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GSK scientist pleads guilty to stealing trade secrets

Biochemist planned to set up a competing company with Chinese government help

by Marc Reisch
September 5, 2018 | A version of this story appeared in Volume 96, Issue 36


A photo of an exterior wall of the U.S. Courthouse in Philadelphia.
Credit: Jeffrey M. Vinocur/Wikipedia Commons license
A view of the U.S. District Court for the Eastern District of Pennsylvania.

Yu Xue, a Ph.D. biochemist who worked at GlaxoSmithKline’s research facility in Upper Merion, Pa., has pleaded guilty to stealing intellectual property (IP) from her former employer, according to the U.S. Department of Justice. She has not yet been sentenced.

Xue planned to use the pilfered research to benefit a Chinese drug company, Renopharma, that she and her associates had set up with financial support from the Chinese government, the Justice Department says.

According to the original 2016 indictment, Xue, who worked for GSK between 2006 and 2016, was accused of stealing IP on pharmaceuticals under development, including a monoclonal antibody similar to the cancer therapy Herceptin. Over time, the partners aimed to develop their own antibody drugs.

“We cannot allow U.S. citizens or foreign nationals to steal sensitive business information and hand it over to competitors in other countries,” says William M. McSwain, the U.S. Attorney for the Eastern District of Pennsylvania in Philadelphia. Trade secret theft has plagued a number of U.S. firms. For example, a Bristol-Myers Squibb scientist pleaded guilty in 2010 to stealing secrets to start a business in India.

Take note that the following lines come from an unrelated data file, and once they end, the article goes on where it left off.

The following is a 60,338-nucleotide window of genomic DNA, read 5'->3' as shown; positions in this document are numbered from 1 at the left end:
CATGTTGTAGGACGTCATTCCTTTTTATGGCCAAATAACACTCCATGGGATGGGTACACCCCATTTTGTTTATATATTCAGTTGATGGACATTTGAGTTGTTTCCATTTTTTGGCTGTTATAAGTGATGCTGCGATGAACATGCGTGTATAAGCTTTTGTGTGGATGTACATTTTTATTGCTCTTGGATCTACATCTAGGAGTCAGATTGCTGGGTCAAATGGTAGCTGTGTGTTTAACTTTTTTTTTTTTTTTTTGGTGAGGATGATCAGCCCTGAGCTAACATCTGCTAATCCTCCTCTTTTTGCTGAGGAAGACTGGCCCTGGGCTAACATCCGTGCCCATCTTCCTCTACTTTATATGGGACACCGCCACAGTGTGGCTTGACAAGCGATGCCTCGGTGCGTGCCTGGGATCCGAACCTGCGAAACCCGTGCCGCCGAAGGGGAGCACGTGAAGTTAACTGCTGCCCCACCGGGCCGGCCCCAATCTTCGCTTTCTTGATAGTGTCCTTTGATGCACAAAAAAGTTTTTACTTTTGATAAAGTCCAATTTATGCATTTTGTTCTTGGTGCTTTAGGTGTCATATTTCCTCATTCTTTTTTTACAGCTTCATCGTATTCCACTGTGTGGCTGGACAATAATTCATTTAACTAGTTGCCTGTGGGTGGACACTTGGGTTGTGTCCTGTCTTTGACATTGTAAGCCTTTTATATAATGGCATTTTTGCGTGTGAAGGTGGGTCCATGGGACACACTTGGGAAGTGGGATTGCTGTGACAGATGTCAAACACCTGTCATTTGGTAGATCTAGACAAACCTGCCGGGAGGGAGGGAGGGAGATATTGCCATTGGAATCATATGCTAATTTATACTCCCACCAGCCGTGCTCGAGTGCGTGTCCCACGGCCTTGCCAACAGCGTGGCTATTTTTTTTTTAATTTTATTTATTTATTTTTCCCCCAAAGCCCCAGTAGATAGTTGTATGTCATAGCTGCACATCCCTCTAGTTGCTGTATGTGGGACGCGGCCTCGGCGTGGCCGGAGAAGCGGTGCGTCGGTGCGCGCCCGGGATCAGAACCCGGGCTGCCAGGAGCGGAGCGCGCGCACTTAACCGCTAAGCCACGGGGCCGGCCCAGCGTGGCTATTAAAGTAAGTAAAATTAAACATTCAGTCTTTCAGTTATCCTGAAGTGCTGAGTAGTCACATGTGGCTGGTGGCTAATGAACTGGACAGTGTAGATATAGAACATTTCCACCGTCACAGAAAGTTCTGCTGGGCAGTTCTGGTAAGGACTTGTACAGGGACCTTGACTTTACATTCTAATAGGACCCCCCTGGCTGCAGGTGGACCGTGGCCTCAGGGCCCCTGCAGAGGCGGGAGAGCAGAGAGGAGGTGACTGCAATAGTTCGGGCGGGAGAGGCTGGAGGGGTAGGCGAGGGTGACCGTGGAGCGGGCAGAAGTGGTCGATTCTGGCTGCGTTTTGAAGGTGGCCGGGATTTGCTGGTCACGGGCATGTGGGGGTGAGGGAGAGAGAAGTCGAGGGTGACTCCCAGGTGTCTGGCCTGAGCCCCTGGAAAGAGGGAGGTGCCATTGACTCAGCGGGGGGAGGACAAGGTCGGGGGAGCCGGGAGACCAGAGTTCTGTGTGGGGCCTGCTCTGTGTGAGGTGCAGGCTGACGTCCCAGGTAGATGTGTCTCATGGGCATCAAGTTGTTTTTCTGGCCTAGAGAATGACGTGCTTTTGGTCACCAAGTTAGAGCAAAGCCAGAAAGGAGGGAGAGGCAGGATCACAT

The Justice Department says Xue sent sensitive GSK documents via email and portable storage devices to associates in China. The FBI discovered a number of those documents when it seized a computer belonging to one of her associates.

However, missing from the Justice Department’s announcement of Xue’s plea is another former GSK researcher, Lucy Xi. The department’s 2016 account of events accused Xi of forwarding confidential information provided by Xue to others involved in Renopharma and of helping to form the firm.

Xi’s lawyers filed documents with the U.S. District Court in Philadelphia seeking to dismiss charges against her. The lawyers claim the government charged her to “coerce her to cooperate against defendants.” They also claim that an FBI agent essentially acknowledged Xi “had no malicious intent to purloin trade secrets from GSK.”

In early August, the judge overseeing the case refused to dismiss charges against Xi, and her case is apparently still pending. The court has sealed many recent files in the Renopharma case.


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